Putting In Your 10,000 Hours

(NOTE: Based on time elapsed since the posting of this entry, the BS-o-meter calculates this is 7.236% likely to be something that Ferrett now regrets.)

Brad Torgersen has a great post on what rejection slips mean, which you should read, but the upshot is this: You’re going to get a lot of rejection slips as a writer.  Wear them as badges of honor.  There’s no particular trick to being published except “Writing an exceptional story” – and most of us need to write a lot of dreck before we finally start finding our inner voice.
But though Brad touches on the 10,000 hour theory, which I believe – which states that you have to put in 10,000 hours of practice before you can achieve greatness – I feel that 10,000 hours is frequently misunderstood.  It’s not just 10,000 hours of writing – shit, I put that in between 1985 and 2000 alone, and no sales.
That’s because I wasn’t getting good feedback, or being particularly ambitious.  I was writing to please my friends, and I thought that “pretty good” stories were good enough, not realizing that the slush piles are clogged with “pretty good,” and they want great.  I spent a lot of time in front of the keyboard, but I wasn’t learning much – I talked to buddies who liked what I wrote well enough, and when I got rejected I shrugged.
I wasn’t learning.
That’s why Clarion was so transformative to me.  I had eighteen people, all willing to pound my story to bits.  At Clarion, I found I had a lot of lazy writing habits – shortcuts I took because I thought no one would notice, but it turns out that pretty much everyone did.  I learned that writing was not one Big Thing, but the accumulation of a thousand tiny details, and the more of them you can get right, the better the story works.  Every detail matters, every word matters, because you’re going to mess up about a hundred things even in a very short story… and your only saving grace will be that you get more things right.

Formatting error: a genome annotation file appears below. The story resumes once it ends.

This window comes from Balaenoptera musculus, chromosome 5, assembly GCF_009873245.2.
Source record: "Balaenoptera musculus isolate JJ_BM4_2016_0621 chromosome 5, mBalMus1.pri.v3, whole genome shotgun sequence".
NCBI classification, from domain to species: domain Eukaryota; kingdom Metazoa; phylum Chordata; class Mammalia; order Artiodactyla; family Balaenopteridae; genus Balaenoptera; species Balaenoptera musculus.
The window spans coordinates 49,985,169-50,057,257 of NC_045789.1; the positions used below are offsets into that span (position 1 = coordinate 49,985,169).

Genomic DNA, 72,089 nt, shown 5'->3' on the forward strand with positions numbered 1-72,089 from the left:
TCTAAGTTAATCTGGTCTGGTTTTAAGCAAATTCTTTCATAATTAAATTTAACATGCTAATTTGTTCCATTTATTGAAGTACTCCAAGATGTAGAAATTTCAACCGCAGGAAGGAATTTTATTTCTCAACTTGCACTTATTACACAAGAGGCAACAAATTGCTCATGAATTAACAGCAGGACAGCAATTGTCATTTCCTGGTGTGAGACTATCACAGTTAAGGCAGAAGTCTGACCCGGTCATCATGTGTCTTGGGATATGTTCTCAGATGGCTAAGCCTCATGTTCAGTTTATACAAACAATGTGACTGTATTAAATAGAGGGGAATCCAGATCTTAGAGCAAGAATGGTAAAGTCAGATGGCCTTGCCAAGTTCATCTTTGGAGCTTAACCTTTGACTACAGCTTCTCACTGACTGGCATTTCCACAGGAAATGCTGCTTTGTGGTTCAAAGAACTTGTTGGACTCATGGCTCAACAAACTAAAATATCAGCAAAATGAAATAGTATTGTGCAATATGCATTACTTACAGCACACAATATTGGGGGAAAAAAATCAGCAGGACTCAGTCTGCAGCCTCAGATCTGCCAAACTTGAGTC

Note that Brad had his breakthrough when he started writing for him.  He tried new techniques.  And that’s what those 10,000 hours are, to me – burning away trying to imitate other writers until you find out what you do well.  No amount of effort is a guarantee, but no effort almost always is.
You’re gonna get rejected a lot.  That’s because you’re not good enough yet.  But “not good enough today” isn’t the same as “never good enough,” and if you’re honest and perceptive and hard-working, maybe one day you can start selling stories to the markets you dream of.
Then you’ll get bigger dreams.  And work even harder.

1 Comment

  1. Brad R. Torgersen
    Oct 22, 2013

    Making a conscious effort to try new things was a huge plus for me. Getting comfortable with first-person (as opposed to standard novel voice third-person) made all the difference in my short form works. It was a highly uncomfortable swap. But it paid off. Now it feels odd to write short work in third, as opposed to first. And almost all of my best short stuff is told in first.
    I see the rush to publish among fledgling indie authors as being one of the more unfortunate side effects of the indie revolution — a revolution I still see as being a nominal plus. Too many people putting unready work on the market, because they assume craft doesn’t matter. Because 50 Shades. Because money! Alas, 99.9999999% of those authors won’t cash in, and are perhaps setting themselves up for not getting any better if they content themselves with producing in a “stuck” state of development.
    I always wanted to do Clarion West (when I lived in Seattle) but I never had the time or the finances. I do think getting feedback from a critical audience can force a writer out of his or her comfort zone, and this in turn forces growth; presuming the criticism is constructive and the author has a thick skin. But I can say too that learning to ignore feedback that wasn’t helping my storytelling was also a big growth moment. I think the point of any critique cluster should be to teach the writer to fly solo, not turn the cluster into a crutch. But this is my opinon; YMMV.

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